When I headed into the I love the tavern triathlon, I had no confidence in my abilities. Today I am ready to race, despite overwhelming physical fatigue. I am exicted to race and see everyone and hang out. Third place at 3sports tri is my goal. I have the confidence and desire to carry it through, and that combination in an athlete is unbeatable.

Trail name

My name is Grayson. I like my name. Do I go by Grayson? Of course. I have always gone by Grayson and have never had a nickname.

But on my hike I need a new name. I need what thru-hikers call a “trail name”. I have never thought of myself having a different name. The only other name I respond to is Andrew or Andy when someone mistakes me for my brother. I have also been known to reply to any of my family members’ and sometimes dogs’ names when my mom is too angry to think straight. But another name solely to define me?

I am stumped. I like the name my mama gave me. Not many people have a name that starts with “G”. I like that letter. It’s humbly placed a few letters in the alphabet so as not to seem cocky, but it is close enough to the front to display confidence. Additionally, the name grace is just absolutely beautiful…and my name contains that sound. However, contrary to popular belief, I am not the son of Gray, it is just a name.

There is a book called Grayson. It is about the son of a gray whale. I own it (of course) and its my favorite book (of course) and should be yours too.

Upon further inspection, my name does have a low side. Take the first four letters, g-r-a-y. Most people have heard that word before. Some of its synonyms are old, hoary, aged, ancient, dreary, and to top of the optimism, depressing. Huh, well the color isn’t to shiny either.

Grayson is not a stern name like Fred, John, or Chad. It has a sensitive side to it. I like that. So if you would like to suggest a trail name, feel free to leave a comment on this post.

The trailhead awaits me

Chris McCandless showed the world a way of embracing life that most of us did not understand. On his journeys he  helped people love and feel and live the way humans were meant to. So many things blind us from those three fundamental elements but Chris taught the world to open our eyes. But Chris taught without preaching. He enlightened us by doing it himself. And although he made some mistakes, his goal was righteous and the following is true.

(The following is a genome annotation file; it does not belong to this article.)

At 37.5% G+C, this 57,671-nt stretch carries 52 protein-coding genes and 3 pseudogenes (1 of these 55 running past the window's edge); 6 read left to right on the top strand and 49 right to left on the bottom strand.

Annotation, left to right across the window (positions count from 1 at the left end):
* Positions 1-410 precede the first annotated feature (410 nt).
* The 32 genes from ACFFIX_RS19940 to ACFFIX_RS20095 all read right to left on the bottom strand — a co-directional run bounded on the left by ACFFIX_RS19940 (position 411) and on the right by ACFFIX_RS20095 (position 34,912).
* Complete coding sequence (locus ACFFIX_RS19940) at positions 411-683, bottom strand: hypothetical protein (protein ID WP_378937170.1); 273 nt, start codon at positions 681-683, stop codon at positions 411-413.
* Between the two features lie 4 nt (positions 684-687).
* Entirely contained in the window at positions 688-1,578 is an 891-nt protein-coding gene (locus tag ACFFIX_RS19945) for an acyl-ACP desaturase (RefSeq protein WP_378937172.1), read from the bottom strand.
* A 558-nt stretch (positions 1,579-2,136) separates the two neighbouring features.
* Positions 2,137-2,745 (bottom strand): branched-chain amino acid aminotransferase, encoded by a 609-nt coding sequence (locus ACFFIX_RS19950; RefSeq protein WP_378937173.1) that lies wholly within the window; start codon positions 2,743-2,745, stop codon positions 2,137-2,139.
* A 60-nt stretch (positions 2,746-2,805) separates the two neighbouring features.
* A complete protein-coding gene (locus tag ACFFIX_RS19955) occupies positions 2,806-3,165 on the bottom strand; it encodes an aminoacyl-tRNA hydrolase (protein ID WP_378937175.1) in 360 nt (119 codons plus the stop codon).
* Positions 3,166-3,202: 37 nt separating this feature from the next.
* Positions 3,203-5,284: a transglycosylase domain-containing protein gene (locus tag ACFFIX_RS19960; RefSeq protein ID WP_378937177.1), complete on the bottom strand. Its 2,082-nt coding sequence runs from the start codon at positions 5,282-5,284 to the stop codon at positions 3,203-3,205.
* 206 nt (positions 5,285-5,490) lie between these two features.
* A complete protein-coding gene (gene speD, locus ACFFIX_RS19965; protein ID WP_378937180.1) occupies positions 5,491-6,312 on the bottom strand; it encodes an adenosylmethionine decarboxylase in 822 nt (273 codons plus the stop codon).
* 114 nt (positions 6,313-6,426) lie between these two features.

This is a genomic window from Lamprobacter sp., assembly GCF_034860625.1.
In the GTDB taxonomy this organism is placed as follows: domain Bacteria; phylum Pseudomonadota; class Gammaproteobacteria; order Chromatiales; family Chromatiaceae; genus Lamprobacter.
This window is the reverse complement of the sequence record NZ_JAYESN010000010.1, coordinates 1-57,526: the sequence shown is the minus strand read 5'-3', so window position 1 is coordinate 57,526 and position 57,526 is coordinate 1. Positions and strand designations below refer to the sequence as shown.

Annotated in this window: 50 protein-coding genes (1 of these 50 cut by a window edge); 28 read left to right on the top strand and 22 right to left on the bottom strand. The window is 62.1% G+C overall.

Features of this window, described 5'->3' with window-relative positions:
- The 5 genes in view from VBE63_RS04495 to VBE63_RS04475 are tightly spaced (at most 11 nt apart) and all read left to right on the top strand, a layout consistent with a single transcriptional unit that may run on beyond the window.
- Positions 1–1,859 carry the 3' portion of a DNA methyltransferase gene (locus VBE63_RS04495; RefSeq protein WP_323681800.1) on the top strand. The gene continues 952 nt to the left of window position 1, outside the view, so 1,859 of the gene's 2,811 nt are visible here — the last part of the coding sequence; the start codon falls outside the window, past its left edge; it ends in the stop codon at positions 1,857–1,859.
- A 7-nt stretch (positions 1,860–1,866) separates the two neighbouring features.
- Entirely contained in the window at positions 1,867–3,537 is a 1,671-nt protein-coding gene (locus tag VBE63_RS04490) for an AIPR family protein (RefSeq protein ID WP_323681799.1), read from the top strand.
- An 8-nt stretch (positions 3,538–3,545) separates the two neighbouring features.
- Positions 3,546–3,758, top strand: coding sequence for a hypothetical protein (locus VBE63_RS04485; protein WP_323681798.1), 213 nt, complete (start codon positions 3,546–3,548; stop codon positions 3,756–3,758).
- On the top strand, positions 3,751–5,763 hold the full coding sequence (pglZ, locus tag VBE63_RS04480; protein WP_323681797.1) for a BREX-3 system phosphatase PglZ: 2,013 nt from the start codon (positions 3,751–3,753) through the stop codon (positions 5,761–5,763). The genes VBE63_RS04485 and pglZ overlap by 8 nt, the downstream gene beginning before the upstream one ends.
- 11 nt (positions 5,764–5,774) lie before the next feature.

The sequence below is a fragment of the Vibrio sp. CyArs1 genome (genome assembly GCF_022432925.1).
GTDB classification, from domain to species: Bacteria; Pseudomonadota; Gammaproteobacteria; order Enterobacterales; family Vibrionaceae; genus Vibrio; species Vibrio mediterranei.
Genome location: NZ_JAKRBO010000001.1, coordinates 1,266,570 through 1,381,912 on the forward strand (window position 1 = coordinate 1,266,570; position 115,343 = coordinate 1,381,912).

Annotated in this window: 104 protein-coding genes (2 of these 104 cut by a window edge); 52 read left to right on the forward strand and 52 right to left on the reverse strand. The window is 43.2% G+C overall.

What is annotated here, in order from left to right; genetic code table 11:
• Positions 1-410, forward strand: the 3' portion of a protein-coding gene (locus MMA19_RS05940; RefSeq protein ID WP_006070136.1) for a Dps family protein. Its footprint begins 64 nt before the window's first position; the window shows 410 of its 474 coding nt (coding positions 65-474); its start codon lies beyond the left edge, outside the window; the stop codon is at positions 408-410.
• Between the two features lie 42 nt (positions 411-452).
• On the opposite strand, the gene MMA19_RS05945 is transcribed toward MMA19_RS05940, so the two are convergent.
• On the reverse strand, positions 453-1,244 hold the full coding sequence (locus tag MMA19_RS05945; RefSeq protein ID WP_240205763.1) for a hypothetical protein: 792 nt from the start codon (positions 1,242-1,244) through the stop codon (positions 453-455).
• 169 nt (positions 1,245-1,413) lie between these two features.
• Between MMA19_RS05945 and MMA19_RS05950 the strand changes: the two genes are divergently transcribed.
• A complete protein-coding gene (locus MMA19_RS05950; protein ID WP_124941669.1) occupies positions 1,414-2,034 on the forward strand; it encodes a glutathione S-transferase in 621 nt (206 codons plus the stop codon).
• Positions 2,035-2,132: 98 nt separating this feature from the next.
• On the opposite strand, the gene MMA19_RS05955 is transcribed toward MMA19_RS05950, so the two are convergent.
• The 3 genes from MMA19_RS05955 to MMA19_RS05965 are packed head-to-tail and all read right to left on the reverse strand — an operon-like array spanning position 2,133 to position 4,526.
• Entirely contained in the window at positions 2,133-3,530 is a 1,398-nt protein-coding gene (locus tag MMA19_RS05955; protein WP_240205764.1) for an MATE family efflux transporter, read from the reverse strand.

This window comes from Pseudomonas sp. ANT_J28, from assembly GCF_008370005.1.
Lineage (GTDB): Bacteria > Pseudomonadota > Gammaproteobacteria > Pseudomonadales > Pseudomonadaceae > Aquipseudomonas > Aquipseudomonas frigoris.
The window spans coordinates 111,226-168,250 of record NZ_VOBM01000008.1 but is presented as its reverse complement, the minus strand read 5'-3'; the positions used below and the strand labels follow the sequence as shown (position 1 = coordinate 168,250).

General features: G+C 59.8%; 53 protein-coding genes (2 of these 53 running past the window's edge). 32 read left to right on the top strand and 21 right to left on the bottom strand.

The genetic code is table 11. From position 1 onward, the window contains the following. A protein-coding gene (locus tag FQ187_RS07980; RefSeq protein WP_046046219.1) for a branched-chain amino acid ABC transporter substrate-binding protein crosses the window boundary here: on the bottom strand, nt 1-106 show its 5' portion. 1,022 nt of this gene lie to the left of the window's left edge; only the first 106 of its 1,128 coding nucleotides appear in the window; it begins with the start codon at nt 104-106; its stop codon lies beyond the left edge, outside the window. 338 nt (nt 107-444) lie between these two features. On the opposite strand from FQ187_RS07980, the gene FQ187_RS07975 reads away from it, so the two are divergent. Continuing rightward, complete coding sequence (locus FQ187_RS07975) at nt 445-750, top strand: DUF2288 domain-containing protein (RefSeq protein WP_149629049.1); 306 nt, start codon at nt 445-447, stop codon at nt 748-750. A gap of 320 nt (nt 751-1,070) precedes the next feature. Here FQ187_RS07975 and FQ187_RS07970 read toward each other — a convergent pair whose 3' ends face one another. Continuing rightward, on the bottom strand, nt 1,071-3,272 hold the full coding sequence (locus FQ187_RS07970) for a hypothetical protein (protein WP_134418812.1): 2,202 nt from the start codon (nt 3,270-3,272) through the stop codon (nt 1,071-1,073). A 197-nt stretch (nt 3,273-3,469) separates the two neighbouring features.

Chris lived for 24 years. That is more than most people can say at their deaths even after eighty years of so-called living. We fall into a pattern and although that routine and schedule might lead us from our dream, we keep following it because its easy.

My senior year of high school I declared that I was going to take a year away from a classroom. I was going to break that routine and follow my overwhelming deep desire. But all my friends were going to college. Everyone was following that path and while watching the ease of their way, I was reeled into the routine again. Birth, day care, elementary school, middle school, high school, college, job, retirement, death. That routine was so easy and so enticing for me.

Many of my teachers thought that I had cracked my senior year. I had become utterly sick of school and I was ready to do something different. People who thought they knew me said that it was just senioritis. People who knew me knew it was much different. My idea of life was adventure and unexpected, exciting challenges and struggle, not routine. People who thought they knew me said I should go to college for a year and then decide. Maybe I would like college.

So I thought, maybe I would like college. Turns out I don’t and didn’t, but understand the necessity of such an evil. I thought, what’s another year? But that extra year in school pushed me over the edge.

I will set out on my great adventure to on August 22. Instead of Alaska, I will struggle alongside nature in Maine. Chris died because of a technical mistake, not because his ideals were whack. I hope to not make any technical mistakes, but life has a way of making even the most detailed plans and preparation near worthless.

Only a handful of people have hiked the entire 2,178 trail from the North to the South. Much, much less have hiked the trail in the winter. I prepare myself with reading, experimenting, and conversing with more knowledgeable hikers, but nothing can prepare me physically, mentally, and emotionally for the struggle I am about to endure.

On August 22nd, 2009 I will began my attempt at a southbound winter thru-hike of the Appalachian trail.

The dream was only a reminder

I once read the essay “On Dreams” by Sigmund Freud. In the concise version of his more lengthy essay he interprets dreams and establishes his belief that dreams are not disordered or accidental. He claims that some dreams are essentially the subconscious reaching out to the conscious.